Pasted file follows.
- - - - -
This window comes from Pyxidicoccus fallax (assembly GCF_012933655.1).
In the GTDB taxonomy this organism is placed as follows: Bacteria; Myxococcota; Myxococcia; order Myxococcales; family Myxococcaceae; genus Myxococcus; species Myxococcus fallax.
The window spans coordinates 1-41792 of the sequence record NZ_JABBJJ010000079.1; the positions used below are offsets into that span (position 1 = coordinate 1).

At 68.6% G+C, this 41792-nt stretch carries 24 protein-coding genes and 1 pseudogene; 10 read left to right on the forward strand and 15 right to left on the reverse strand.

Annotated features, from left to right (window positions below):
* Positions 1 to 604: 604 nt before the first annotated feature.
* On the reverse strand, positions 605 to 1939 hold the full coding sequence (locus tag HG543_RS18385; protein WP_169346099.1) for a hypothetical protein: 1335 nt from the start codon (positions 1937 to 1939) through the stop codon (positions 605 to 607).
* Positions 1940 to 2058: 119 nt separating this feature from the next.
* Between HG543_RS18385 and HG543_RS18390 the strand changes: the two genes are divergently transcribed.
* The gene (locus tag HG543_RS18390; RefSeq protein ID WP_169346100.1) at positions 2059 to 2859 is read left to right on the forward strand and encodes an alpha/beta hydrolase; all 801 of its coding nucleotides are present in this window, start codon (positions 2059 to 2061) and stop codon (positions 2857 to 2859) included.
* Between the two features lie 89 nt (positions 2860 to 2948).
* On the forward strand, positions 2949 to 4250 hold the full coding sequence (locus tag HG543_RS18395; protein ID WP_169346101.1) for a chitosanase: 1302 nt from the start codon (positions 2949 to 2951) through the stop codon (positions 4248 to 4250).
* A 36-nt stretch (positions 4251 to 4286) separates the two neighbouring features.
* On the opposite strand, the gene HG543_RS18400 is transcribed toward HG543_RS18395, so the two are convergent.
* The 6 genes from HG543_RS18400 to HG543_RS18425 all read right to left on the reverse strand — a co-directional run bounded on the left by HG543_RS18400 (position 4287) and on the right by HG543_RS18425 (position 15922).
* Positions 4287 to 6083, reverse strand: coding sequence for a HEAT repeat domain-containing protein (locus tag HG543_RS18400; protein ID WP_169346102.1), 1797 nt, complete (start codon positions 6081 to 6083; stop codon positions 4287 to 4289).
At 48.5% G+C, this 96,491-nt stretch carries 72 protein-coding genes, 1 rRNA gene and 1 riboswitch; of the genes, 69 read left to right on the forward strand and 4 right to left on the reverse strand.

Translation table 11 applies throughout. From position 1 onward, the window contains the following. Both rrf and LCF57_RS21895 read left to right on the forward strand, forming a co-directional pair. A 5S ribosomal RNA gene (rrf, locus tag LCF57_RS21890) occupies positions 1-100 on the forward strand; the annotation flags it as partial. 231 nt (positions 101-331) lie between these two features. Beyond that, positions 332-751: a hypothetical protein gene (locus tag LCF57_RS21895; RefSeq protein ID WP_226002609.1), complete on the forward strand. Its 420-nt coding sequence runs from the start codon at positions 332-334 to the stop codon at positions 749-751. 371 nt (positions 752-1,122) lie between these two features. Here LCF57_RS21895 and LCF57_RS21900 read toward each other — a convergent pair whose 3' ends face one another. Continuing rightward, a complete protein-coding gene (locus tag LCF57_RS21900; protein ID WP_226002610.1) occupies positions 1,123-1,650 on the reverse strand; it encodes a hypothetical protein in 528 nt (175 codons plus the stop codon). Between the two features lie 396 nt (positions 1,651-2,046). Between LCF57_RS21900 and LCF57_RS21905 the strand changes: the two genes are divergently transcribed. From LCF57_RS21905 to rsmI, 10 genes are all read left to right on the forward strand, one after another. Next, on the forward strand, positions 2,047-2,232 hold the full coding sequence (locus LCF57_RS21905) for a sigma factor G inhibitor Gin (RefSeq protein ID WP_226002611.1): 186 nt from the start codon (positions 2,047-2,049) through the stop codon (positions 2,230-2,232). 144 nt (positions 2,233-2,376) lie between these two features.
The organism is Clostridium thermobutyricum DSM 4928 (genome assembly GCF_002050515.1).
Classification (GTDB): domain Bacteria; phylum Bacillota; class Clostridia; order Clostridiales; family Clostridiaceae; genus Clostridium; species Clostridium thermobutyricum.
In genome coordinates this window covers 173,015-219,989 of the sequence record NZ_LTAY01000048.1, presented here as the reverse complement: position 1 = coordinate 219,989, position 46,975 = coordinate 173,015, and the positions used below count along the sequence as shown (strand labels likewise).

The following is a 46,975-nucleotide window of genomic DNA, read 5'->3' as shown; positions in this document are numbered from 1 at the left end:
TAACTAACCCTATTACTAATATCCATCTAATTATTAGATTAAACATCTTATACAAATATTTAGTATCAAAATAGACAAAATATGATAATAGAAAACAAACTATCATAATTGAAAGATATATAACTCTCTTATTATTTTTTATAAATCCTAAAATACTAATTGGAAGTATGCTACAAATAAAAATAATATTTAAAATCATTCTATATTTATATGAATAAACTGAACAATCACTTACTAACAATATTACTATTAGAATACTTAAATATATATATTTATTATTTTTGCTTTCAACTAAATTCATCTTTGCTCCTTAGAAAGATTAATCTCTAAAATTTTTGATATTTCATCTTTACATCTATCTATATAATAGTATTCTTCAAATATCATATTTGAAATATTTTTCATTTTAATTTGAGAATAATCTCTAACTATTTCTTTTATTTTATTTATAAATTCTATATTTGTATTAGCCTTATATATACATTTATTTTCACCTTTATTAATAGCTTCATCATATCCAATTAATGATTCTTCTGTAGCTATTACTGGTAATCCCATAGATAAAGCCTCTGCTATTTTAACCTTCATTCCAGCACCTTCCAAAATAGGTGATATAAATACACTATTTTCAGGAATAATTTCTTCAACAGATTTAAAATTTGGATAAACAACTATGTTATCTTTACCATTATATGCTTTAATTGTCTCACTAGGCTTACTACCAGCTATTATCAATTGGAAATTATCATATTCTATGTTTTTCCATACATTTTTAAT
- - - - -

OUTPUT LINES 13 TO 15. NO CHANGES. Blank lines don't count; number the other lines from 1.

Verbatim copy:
* A 36-nt stretch (positions 4251 to 4286) separates the two neighbouring features.
* On the opposite strand, the gene HG543_RS18400 is transcribed toward HG543_RS18395, so the two are convergent.
* The 6 genes from HG543_RS18400 to HG543_RS18425 all read right to left on the reverse strand — a co-directional run bounded on the left by HG543_RS18400 (position 4287) and on the right by HG543_RS18425 (position 15922).